EPA Administrator Pans Newsom’s Electric Car Mandate: ‘You Can’t Keep the Lights on Today’

SAN FRANCISCO - AUGUST 25: San Francisco mayor Gavin Newsom holds a power cable before test driving a plug-in version of the popular Toyota Prius that is one of four on loan to the city for evaluation August 25, 2010 in San Francisco, California. With sales of electric and plug-in …
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The Environmental Protection Agency (EPA) Administrator, Andrew Wheeler, sent a letter to Democrat California Gov. Gavin Newsom warning about the legal implications of his recent Executive Order mandating that new vehicle sales starting in 2035 must be electric vehicles and chided him for the failing electricity infrastructure taking place in the state today.

The letter said:

Your recent Executive Order (EO) establishing a goal that 100 percent of new vehicle sales be zero emission by 2035 raises serious questions regarding its legality and practicality. As you are aware, the U.S. Environmental Protection Agency (EPA) in 2019 withdrew California’s waiver of Clean Air Act preemption for the State’s greenhouse gas standards for light duty vehicle and its zero-emissions vehicle program.

“While the EO seems to be mostly aspirational and on its own would accomplish very little, any attempt by the California Air Resources Board to implement section of it may require California to request a waiver to U.S. EPA,” the letter said.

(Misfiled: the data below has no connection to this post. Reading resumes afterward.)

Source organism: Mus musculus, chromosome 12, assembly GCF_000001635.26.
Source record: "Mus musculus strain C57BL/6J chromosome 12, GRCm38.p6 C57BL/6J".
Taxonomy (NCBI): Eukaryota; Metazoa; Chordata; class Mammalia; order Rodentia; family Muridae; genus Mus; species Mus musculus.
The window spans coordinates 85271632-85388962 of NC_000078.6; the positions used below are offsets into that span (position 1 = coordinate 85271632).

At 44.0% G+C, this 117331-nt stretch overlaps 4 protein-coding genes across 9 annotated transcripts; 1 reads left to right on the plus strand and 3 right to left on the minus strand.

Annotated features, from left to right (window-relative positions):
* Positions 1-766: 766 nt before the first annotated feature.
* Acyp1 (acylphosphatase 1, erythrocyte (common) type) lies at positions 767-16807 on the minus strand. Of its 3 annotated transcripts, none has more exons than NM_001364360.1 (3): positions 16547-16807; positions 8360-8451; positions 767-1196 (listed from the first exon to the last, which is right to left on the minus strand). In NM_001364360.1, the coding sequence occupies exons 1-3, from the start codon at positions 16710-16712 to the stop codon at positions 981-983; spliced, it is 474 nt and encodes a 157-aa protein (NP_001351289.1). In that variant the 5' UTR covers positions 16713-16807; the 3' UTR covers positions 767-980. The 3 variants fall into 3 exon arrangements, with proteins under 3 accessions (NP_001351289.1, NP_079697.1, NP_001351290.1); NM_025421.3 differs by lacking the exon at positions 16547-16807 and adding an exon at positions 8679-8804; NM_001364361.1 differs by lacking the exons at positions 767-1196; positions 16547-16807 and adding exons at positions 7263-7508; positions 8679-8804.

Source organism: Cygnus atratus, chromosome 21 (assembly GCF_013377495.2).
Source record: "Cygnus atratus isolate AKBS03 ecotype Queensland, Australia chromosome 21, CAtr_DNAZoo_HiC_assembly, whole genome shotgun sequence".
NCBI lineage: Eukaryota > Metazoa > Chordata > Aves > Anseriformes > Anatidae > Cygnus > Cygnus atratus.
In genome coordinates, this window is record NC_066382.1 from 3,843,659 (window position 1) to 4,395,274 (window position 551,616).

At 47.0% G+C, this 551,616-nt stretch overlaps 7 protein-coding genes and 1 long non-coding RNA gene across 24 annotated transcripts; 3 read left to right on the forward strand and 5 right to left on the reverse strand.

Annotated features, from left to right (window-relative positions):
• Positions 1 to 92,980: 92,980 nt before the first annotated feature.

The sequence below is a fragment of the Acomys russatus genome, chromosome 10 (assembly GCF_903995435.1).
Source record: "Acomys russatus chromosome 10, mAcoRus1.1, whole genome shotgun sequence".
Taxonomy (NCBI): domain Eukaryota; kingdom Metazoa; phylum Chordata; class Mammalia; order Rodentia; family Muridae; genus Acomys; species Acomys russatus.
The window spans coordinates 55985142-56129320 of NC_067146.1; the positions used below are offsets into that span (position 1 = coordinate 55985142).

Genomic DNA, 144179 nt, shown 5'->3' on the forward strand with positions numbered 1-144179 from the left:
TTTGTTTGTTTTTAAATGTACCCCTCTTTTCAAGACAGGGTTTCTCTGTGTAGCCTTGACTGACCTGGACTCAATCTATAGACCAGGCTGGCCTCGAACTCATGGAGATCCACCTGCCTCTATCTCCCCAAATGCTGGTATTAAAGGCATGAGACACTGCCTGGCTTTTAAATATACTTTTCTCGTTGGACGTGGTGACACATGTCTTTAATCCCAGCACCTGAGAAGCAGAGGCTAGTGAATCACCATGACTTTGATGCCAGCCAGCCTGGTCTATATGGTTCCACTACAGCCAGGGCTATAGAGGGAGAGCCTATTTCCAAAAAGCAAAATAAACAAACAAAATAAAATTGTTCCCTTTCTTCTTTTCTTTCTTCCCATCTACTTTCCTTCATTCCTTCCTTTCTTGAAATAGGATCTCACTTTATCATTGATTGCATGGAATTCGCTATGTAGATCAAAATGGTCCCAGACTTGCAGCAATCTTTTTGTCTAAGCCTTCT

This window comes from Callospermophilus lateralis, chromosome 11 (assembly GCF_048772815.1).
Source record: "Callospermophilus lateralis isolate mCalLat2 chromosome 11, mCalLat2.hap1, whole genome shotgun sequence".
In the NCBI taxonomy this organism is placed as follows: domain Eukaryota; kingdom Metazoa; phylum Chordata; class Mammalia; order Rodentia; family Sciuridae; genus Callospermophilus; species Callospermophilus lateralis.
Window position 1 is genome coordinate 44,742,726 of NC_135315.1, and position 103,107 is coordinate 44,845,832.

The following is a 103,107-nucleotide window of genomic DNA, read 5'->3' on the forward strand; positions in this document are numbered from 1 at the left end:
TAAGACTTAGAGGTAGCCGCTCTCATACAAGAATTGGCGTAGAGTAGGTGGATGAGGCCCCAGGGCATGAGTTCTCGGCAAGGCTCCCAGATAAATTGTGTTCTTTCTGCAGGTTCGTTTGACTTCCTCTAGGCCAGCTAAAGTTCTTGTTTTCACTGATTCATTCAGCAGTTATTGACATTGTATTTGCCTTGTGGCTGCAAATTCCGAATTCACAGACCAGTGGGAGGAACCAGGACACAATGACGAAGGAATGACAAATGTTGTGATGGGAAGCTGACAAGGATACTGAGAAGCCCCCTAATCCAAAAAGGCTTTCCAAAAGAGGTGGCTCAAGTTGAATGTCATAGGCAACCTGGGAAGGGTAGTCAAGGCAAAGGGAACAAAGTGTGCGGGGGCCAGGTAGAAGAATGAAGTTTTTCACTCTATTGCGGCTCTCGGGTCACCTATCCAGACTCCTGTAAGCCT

Wheeler pointed out that if Newsom’s hoped-for scenario was in place today, there would be an even greater threat to the environment and public health than currently exists in the state, as heat and wildfires have resulted in forced rolling blackouts up and down the state. Wheeler wrote:

Beyond the significant questions of legality and the fact that consumer demand for the type of vehicle you would mandate has never met the aspiration of California’s political leadership, your state is already struggling to maintain reliable electricity for today’s demands. California’s record of rolling blackouts — unprecedented in size and scope — couple with the recent request to neighboring states for power begs the question of how you expect to run and electric car fleet that will come with significant increase in electricity demand, when you can’t keep the lights on today.

Wheeler said the EPA shares the goal of a cleaner environment.

“We have modernized regulations that reduce all manner of emissions from power plants, factories, aircraft, and vehicles while avoiding unnecessary consequences,” the letter said. “This is why we as a nation lead the world in clean air and clean water progress, as well as overall greenhouse gas emissions reductions.”

Wheeler than made a pitch for free market capitalism over the government picking energy winners and losers.

“By setting realistic goals and maintaining a comprehensive awareness of impacts to the economy of our citizenry,” Wheeler wrote. “I urge you to step away from commitments to singular technologies.”

“While it is tempting for federal or state agencies to regulate with a particular technology in mind, it is far more productive to provide innovators the freedom to develop the technologies of tomorrow,” Wheeler wrote.

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